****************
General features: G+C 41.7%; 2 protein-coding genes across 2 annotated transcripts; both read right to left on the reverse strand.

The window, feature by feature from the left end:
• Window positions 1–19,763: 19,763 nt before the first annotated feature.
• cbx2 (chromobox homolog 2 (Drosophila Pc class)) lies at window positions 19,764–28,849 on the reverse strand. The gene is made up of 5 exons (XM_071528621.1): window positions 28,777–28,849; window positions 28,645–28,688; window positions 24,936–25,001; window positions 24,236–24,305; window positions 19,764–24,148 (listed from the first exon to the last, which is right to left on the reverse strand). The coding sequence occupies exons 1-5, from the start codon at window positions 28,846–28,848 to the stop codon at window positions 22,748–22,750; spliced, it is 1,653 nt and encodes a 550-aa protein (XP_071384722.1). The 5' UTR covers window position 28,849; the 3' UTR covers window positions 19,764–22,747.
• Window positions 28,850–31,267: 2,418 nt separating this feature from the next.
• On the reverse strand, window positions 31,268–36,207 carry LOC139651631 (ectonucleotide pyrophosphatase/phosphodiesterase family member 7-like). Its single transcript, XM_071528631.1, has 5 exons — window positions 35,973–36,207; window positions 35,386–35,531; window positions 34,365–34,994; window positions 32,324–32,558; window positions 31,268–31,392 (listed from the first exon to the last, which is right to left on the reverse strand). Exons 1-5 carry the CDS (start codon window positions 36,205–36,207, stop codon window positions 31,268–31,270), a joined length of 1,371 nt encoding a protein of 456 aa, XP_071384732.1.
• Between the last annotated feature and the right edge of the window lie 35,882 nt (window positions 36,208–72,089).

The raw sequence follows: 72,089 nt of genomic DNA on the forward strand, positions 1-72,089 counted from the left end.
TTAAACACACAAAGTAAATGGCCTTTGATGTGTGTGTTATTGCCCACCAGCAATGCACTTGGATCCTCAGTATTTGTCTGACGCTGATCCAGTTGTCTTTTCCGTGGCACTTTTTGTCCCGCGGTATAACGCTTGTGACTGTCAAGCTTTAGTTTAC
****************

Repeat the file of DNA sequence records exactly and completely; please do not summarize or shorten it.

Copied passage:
General features: G+C 41.7%; 2 protein-coding genes across 2 annotated transcripts; both read right to left on the reverse strand.

The window, feature by feature from the left end:
• Window positions 1–19,763: 19,763 nt before the first annotated feature.
• cbx2 (chromobox homolog 2 (Drosophila Pc class)) lies at window positions 19,764–28,849 on the reverse strand. The gene is made up of 5 exons (XM_071528621.1): window positions 28,777–28,849; window positions 28,645–28,688; window positions 24,936–25,001; window positions 24,236–24,305; window positions 19,764–24,148 (listed from the first exon to the last, which is right to left on the reverse strand). The coding sequence occupies exons 1-5, from the start codon at window positions 28,846–28,848 to the stop codon at window positions 22,748–22,750; spliced, it is 1,653 nt and encodes a 550-aa protein (XP_071384722.1). The 5' UTR covers window position 28,849; the 3' UTR covers window positions 19,764–22,747.
• Window positions 28,850–31,267: 2,418 nt separating this feature from the next.
• On the reverse strand, window positions 31,268–36,207 carry LOC139651631 (ectonucleotide pyrophosphatase/phosphodiesterase family member 7-like). Its single transcript, XM_071528631.1, has 5 exons — window positions 35,973–36,207; window positions 35,386–35,531; window positions 34,365–34,994; window positions 32,324–32,558; window positions 31,268–31,392 (listed from the first exon to the last, which is right to left on the reverse strand). Exons 1-5 carry the CDS (start codon window positions 36,205–36,207, stop codon window positions 31,268–31,270), a joined length of 1,371 nt encoding a protein of 456 aa, XP_071384732.1.
• Between the last annotated feature and the right edge of the window lie 35,882 nt (window positions 36,208–72,089).

The raw sequence follows: 72,089 nt of genomic DNA on the forward strand, positions 1-72,089 counted from the left end.
TTAAACACACAAAGTAAATGGCCTTTGATGTGTGTGTTATTGCCCACCAGCAATGCACTTGGATCCTCAGTATTTGTCTGACGCTGATCCAGTTGTCTTTTCCGTGGCACTTTTTGTCCCGCGGTATAACGCTTGTGACTGTCAAGCTTTAGTTTAC